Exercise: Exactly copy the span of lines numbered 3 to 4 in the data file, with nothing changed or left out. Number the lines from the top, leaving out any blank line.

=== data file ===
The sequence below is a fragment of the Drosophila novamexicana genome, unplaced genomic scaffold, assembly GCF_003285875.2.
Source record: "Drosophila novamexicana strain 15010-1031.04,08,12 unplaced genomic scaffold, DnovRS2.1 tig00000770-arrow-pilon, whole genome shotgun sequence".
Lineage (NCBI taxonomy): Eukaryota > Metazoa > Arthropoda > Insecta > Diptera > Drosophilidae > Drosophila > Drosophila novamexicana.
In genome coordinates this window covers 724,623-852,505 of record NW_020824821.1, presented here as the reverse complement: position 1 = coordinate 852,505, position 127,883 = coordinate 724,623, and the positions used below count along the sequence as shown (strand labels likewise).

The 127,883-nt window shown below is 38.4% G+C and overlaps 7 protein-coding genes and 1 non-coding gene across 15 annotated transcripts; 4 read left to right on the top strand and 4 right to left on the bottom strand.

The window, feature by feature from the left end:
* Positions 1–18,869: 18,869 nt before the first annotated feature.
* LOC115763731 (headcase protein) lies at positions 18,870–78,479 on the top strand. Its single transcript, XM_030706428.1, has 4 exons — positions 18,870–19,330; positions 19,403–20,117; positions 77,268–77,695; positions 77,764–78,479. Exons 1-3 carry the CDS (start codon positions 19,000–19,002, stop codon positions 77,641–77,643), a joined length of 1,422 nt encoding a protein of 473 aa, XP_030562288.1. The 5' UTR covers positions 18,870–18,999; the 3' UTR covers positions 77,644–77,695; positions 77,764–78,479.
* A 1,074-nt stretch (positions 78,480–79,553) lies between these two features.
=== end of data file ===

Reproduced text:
Lineage (NCBI taxonomy): Eukaryota > Metazoa > Arthropoda > Insecta > Diptera > Drosophilidae > Drosophila > Drosophila novamexicana.
In genome coordinates this window covers 724,623-852,505 of record NW_020824821.1, presented here as the reverse complement: position 1 = coordinate 852,505, position 127,883 = coordinate 724,623, and the positions used below count along the sequence as shown (strand labels likewise).